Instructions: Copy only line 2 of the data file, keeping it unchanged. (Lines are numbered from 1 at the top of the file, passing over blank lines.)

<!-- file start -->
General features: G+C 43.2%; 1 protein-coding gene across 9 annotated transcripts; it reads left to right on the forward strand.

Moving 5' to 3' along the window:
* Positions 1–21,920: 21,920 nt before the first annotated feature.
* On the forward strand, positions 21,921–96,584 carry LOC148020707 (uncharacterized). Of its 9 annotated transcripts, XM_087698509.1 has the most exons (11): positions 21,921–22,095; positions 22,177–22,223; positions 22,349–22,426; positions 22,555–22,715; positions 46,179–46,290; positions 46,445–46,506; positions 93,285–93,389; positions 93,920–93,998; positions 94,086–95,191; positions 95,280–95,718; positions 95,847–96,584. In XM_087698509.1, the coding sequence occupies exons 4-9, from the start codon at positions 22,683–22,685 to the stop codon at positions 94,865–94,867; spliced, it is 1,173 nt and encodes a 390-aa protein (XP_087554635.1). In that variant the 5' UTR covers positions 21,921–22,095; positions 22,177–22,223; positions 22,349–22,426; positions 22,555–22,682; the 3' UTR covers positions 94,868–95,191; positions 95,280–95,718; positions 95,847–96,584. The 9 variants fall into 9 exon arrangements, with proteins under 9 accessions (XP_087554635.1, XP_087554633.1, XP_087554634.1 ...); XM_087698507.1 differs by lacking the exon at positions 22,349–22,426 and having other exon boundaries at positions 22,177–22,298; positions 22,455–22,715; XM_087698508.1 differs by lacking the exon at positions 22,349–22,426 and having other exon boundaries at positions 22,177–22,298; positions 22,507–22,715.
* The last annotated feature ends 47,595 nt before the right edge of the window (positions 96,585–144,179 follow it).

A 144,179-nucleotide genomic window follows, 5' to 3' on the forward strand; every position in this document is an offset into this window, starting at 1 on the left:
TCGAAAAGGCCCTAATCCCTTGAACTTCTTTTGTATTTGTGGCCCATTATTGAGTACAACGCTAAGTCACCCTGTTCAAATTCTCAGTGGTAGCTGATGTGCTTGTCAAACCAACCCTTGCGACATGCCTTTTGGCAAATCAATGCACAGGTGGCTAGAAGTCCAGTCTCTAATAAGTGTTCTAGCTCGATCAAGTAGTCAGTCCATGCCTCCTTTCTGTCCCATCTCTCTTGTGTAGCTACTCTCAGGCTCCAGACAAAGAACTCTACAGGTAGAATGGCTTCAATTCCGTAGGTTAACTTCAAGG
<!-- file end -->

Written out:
Moving 5' to 3' along the window: